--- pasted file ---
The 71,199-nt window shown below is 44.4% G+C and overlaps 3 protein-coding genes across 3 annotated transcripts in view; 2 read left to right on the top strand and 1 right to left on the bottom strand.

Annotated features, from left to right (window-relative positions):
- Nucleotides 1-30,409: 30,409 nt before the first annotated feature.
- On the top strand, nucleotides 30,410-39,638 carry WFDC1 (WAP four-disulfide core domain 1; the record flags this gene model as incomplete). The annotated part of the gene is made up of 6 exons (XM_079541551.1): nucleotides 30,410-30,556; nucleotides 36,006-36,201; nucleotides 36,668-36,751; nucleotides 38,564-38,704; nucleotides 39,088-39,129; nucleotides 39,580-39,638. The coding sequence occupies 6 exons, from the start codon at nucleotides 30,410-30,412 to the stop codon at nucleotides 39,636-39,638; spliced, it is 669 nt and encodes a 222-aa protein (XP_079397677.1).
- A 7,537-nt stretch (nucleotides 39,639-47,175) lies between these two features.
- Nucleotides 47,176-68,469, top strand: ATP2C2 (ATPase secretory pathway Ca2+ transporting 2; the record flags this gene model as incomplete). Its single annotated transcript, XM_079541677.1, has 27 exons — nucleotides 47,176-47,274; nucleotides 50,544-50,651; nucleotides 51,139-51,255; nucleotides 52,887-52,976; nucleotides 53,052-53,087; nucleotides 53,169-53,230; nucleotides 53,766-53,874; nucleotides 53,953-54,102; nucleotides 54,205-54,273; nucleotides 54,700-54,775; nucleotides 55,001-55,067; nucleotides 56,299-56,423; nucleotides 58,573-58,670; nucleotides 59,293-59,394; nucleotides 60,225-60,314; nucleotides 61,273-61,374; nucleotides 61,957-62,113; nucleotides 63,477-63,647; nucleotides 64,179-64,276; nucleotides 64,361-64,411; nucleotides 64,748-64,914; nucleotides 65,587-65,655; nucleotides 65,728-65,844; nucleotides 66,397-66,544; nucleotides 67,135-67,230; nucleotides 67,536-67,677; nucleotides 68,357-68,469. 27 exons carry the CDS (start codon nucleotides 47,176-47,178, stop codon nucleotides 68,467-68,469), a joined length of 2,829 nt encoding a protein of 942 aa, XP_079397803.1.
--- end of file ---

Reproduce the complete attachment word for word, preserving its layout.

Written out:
The 71,199-nt window shown below is 44.4% G+C and overlaps 3 protein-coding genes across 3 annotated transcripts in view; 2 read left to right on the top strand and 1 right to left on the bottom strand.

Annotated features, from left to right (window-relative positions):
- Nucleotides 1-30,409: 30,409 nt before the first annotated feature.
- On the top strand, nucleotides 30,410-39,638 carry WFDC1 (WAP four-disulfide core domain 1; the record flags this gene model as incomplete). The annotated part of the gene is made up of 6 exons (XM_079541551.1): nucleotides 30,410-30,556; nucleotides 36,006-36,201; nucleotides 36,668-36,751; nucleotides 38,564-38,704; nucleotides 39,088-39,129; nucleotides 39,580-39,638. The coding sequence occupies 6 exons, from the start codon at nucleotides 30,410-30,412 to the stop codon at nucleotides 39,636-39,638; spliced, it is 669 nt and encodes a 222-aa protein (XP_079397677.1).
- A 7,537-nt stretch (nucleotides 39,639-47,175) lies between these two features.
- Nucleotides 47,176-68,469, top strand: ATP2C2 (ATPase secretory pathway Ca2+ transporting 2; the record flags this gene model as incomplete). Its single annotated transcript, XM_079541677.1, has 27 exons — nucleotides 47,176-47,274; nucleotides 50,544-50,651; nucleotides 51,139-51,255; nucleotides 52,887-52,976; nucleotides 53,052-53,087; nucleotides 53,169-53,230; nucleotides 53,766-53,874; nucleotides 53,953-54,102; nucleotides 54,205-54,273; nucleotides 54,700-54,775; nucleotides 55,001-55,067; nucleotides 56,299-56,423; nucleotides 58,573-58,670; nucleotides 59,293-59,394; nucleotides 60,225-60,314; nucleotides 61,273-61,374; nucleotides 61,957-62,113; nucleotides 63,477-63,647; nucleotides 64,179-64,276; nucleotides 64,361-64,411; nucleotides 64,748-64,914; nucleotides 65,587-65,655; nucleotides 65,728-65,844; nucleotides 66,397-66,544; nucleotides 67,135-67,230; nucleotides 67,536-67,677; nucleotides 68,357-68,469. 27 exons carry the CDS (start codon nucleotides 47,176-47,178, stop codon nucleotides 68,467-68,469), a joined length of 2,829 nt encoding a protein of 942 aa, XP_079397803.1.